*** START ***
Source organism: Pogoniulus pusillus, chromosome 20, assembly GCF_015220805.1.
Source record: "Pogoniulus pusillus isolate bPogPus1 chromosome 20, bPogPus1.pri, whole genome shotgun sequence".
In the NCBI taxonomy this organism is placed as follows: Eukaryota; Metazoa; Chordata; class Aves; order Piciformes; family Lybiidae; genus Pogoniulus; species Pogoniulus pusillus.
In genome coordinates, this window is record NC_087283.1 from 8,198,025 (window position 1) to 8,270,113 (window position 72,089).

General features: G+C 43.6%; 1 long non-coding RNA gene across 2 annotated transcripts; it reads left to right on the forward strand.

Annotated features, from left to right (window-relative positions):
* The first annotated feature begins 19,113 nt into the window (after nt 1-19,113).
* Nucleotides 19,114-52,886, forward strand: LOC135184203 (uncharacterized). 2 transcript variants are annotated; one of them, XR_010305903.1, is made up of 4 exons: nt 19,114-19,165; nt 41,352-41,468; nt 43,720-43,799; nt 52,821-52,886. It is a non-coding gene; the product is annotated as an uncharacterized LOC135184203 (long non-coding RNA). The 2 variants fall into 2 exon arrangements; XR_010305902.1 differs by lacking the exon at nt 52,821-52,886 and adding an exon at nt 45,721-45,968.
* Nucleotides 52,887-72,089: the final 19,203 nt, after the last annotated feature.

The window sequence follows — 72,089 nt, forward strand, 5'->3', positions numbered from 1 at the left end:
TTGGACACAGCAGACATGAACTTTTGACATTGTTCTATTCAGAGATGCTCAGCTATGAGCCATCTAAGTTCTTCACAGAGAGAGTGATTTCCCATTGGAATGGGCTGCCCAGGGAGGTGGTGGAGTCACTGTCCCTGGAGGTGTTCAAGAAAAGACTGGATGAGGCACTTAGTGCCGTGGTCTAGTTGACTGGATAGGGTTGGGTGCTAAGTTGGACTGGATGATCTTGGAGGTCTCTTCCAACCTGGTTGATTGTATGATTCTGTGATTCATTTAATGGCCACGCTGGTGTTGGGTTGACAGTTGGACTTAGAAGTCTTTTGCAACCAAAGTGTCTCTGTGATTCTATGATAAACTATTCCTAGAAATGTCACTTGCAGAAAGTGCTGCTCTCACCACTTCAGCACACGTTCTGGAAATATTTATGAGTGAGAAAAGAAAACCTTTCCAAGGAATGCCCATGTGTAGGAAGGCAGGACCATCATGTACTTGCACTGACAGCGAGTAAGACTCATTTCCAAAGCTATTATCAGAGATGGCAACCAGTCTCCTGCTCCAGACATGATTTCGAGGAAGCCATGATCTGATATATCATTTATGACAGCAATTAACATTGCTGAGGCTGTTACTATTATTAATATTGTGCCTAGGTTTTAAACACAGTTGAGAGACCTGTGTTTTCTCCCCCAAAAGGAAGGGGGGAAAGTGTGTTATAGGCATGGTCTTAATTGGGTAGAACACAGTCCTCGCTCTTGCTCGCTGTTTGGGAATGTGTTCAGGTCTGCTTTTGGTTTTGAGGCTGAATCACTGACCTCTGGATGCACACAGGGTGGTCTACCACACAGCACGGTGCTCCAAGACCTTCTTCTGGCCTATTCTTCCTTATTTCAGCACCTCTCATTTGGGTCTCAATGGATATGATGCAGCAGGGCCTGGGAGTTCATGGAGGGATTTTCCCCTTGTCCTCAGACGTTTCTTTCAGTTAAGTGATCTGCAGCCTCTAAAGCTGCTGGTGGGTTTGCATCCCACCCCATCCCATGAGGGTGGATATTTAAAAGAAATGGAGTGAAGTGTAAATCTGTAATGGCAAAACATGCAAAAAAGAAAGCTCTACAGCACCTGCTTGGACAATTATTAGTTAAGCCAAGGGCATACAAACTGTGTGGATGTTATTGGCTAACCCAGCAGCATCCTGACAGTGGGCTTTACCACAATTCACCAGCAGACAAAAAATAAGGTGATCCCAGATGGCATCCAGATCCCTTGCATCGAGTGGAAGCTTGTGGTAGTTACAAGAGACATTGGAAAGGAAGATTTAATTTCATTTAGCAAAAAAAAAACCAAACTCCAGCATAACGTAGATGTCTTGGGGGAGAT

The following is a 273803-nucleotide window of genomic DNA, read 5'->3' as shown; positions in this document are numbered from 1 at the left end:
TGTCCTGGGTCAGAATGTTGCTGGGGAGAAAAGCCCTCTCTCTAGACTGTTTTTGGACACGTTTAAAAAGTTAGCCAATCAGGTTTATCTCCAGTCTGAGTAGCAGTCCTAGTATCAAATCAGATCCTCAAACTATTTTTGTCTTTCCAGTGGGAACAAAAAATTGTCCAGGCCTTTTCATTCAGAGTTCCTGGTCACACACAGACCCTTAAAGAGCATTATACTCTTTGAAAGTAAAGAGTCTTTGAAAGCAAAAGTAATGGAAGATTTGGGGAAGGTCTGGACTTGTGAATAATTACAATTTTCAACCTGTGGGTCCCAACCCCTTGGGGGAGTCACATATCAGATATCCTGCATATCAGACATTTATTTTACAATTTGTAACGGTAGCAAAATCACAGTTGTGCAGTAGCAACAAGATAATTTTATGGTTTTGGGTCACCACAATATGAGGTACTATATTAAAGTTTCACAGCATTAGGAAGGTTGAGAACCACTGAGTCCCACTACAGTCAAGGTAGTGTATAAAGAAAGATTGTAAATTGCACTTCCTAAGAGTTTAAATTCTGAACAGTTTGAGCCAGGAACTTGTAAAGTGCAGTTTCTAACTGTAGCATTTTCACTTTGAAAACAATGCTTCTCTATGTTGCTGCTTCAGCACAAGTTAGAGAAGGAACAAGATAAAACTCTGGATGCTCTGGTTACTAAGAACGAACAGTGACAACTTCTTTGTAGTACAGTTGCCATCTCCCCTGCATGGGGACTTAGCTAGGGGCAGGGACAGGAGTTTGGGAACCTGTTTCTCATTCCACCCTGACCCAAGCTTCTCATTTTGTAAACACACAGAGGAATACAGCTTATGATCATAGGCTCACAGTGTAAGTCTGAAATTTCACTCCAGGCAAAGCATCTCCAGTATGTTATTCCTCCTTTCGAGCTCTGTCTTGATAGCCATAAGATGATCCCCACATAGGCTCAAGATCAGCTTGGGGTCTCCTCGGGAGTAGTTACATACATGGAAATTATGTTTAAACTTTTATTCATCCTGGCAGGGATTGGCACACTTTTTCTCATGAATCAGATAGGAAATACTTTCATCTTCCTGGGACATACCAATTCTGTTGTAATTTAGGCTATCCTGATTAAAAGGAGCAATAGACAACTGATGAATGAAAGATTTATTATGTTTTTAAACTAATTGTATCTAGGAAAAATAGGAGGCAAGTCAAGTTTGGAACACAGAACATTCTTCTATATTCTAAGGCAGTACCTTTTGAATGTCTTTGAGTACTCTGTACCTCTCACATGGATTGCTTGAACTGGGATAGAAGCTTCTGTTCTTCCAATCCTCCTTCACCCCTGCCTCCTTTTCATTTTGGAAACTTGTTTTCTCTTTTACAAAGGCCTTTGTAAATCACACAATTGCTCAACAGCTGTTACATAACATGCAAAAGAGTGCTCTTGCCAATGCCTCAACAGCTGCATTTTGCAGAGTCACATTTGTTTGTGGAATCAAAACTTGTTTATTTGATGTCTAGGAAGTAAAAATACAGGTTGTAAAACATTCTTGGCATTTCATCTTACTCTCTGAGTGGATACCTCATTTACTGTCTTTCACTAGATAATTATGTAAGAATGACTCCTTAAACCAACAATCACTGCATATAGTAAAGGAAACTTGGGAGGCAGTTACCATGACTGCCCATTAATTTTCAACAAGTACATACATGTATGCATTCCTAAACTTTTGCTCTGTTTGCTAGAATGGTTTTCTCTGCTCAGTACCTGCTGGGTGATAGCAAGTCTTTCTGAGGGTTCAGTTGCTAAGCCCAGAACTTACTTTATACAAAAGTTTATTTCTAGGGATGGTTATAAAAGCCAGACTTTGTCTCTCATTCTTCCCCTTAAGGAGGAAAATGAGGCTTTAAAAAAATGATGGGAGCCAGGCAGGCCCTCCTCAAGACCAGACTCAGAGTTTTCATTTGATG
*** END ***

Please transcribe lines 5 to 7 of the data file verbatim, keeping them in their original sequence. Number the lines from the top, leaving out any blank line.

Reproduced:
General features: G+C 43.6%; 1 long non-coding RNA gene across 2 annotated transcripts; it reads left to right on the forward strand.

Annotated features, from left to right (window-relative positions):
* The first annotated feature begins 19,113 nt into the window (after nt 1-19,113).